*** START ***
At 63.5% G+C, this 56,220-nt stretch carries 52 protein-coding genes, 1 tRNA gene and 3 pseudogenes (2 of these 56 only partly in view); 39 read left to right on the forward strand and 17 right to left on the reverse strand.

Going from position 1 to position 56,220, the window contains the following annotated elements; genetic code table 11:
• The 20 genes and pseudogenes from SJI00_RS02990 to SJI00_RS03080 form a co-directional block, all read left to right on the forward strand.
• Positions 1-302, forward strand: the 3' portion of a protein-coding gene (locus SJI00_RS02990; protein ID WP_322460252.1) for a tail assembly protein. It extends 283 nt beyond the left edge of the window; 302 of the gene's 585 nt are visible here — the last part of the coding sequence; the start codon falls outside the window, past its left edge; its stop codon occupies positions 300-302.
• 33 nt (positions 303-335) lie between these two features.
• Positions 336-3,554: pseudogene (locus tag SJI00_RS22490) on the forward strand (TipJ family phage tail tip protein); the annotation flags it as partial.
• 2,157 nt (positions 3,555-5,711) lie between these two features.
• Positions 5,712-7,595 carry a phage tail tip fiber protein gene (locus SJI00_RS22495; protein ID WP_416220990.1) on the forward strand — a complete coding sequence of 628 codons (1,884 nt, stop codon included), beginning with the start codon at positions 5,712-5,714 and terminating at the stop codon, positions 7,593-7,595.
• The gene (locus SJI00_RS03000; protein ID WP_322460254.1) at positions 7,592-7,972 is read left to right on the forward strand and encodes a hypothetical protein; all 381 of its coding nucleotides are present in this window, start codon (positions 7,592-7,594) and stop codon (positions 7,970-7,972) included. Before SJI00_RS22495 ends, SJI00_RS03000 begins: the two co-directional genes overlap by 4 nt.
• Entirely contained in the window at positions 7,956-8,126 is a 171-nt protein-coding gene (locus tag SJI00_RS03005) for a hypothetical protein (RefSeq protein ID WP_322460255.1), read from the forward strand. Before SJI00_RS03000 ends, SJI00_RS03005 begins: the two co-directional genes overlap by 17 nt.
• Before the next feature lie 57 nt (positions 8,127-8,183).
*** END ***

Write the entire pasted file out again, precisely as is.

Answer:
At 63.5% G+C, this 56,220-nt stretch carries 52 protein-coding genes, 1 tRNA gene and 3 pseudogenes (2 of these 56 only partly in view); 39 read left to right on the forward strand and 17 right to left on the reverse strand.

Going from position 1 to position 56,220, the window contains the following annotated elements; genetic code table 11:
• The 20 genes and pseudogenes from SJI00_RS02990 to SJI00_RS03080 form a co-directional block, all read left to right on the forward strand.
• Positions 1-302, forward strand: the 3' portion of a protein-coding gene (locus SJI00_RS02990; protein ID WP_322460252.1) for a tail assembly protein. It extends 283 nt beyond the left edge of the window; 302 of the gene's 585 nt are visible here — the last part of the coding sequence; the start codon falls outside the window, past its left edge; its stop codon occupies positions 300-302.
• 33 nt (positions 303-335) lie between these two features.
• Positions 336-3,554: pseudogene (locus tag SJI00_RS22490) on the forward strand (TipJ family phage tail tip protein); the annotation flags it as partial.
• 2,157 nt (positions 3,555-5,711) lie between these two features.
• Positions 5,712-7,595 carry a phage tail tip fiber protein gene (locus SJI00_RS22495; protein ID WP_416220990.1) on the forward strand — a complete coding sequence of 628 codons (1,884 nt, stop codon included), beginning with the start codon at positions 5,712-5,714 and terminating at the stop codon, positions 7,593-7,595.
• The gene (locus SJI00_RS03000; protein ID WP_322460254.1) at positions 7,592-7,972 is read left to right on the forward strand and encodes a hypothetical protein; all 381 of its coding nucleotides are present in this window, start codon (positions 7,592-7,594) and stop codon (positions 7,970-7,972) included. Before SJI00_RS22495 ends, SJI00_RS03000 begins: the two co-directional genes overlap by 4 nt.
• Entirely contained in the window at positions 7,956-8,126 is a 171-nt protein-coding gene (locus tag SJI00_RS03005) for a hypothetical protein (RefSeq protein ID WP_322460255.1), read from the forward strand. Before SJI00_RS03000 ends, SJI00_RS03005 begins: the two co-directional genes overlap by 17 nt.
• Before the next feature lie 57 nt (positions 8,127-8,183).